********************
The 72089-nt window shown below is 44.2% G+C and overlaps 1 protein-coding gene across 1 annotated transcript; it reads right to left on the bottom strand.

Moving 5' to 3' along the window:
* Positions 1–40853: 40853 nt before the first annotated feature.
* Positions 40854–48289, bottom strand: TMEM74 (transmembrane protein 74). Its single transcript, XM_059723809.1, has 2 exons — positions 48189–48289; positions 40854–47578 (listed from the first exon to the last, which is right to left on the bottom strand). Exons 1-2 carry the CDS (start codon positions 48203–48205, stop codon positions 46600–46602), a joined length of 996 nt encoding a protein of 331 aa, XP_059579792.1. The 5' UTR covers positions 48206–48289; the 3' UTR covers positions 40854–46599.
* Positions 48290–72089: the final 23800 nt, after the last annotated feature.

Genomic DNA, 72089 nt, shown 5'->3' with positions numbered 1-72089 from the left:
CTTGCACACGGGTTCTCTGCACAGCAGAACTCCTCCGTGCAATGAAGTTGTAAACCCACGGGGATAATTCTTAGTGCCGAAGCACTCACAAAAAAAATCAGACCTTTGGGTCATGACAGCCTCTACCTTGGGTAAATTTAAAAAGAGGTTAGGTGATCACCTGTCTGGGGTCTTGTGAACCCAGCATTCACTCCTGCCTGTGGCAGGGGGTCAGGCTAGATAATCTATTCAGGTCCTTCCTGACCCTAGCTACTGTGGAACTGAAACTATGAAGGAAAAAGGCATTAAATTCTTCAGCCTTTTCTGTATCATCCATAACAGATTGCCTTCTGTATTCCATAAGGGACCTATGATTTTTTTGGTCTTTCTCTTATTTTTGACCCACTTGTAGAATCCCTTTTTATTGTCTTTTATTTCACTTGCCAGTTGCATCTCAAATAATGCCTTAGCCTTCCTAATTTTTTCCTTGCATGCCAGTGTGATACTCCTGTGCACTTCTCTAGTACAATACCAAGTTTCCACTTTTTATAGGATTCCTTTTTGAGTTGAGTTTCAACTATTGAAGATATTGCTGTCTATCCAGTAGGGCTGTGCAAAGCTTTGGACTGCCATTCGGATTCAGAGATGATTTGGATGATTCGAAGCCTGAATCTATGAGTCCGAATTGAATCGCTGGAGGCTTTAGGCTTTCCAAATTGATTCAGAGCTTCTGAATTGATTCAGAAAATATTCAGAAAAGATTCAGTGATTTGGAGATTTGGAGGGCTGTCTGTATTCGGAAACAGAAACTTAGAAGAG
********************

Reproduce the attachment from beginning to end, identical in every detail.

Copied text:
The 72089-nt window shown below is 44.2% G+C and overlaps 1 protein-coding gene across 1 annotated transcript; it reads right to left on the bottom strand.

Moving 5' to 3' along the window:
* Positions 1–40853: 40853 nt before the first annotated feature.
* Positions 40854–48289, bottom strand: TMEM74 (transmembrane protein 74). Its single transcript, XM_059723809.1, has 2 exons — positions 48189–48289; positions 40854–47578 (listed from the first exon to the last, which is right to left on the bottom strand). Exons 1-2 carry the CDS (start codon positions 48203–48205, stop codon positions 46600–46602), a joined length of 996 nt encoding a protein of 331 aa, XP_059579792.1. The 5' UTR covers positions 48206–48289; the 3' UTR covers positions 40854–46599.
* Positions 48290–72089: the final 23800 nt, after the last annotated feature.

Genomic DNA, 72089 nt, shown 5'->3' with positions numbered 1-72089 from the left:
CTTGCACACGGGTTCTCTGCACAGCAGAACTCCTCCGTGCAATGAAGTTGTAAACCCACGGGGATAATTCTTAGTGCCGAAGCACTCACAAAAAAAATCAGACCTTTGGGTCATGACAGCCTCTACCTTGGGTAAATTTAAAAAGAGGTTAGGTGATCACCTGTCTGGGGTCTTGTGAACCCAGCATTCACTCCTGCCTGTGGCAGGGGGTCAGGCTAGATAATCTATTCAGGTCCTTCCTGACCCTAGCTACTGTGGAACTGAAACTATGAAGGAAAAAGGCATTAAATTCTTCAGCCTTTTCTGTATCATCCATAACAGATTGCCTTCTGTATTCCATAAGGGACCTATGATTTTTTTGGTCTTTCTCTTATTTTTGACCCACTTGTAGAATCCCTTTTTATTGTCTTTTATTTCACTTGCCAGTTGCATCTCAAATAATGCCTTAGCCTTCCTAATTTTTTCCTTGCATGCCAGTGTGATACTCCTGTGCACTTCTCTAGTACAATACCAAGTTTCCACTTTTTATAGGATTCCTTTTTGAGTTGAGTTTCAACTATTGAAGATATTGCTGTCTATCCAGTAGGGCTGTGCAAAGCTTTGGACTGCCATTCGGATTCAGAGATGATTTGGATGATTCGAAGCCTGAATCTATGAGTCCGAATTGAATCGCTGGAGGCTTTAGGCTTTCCAAATTGATTCAGAGCTTCTGAATTGATTCAGAAAATATTCAGAAAAGATTCAGTGATTTGGAGATTTGGAGGGCTGTCTGTATTCGGAAACAGAAACTTAGAAGAG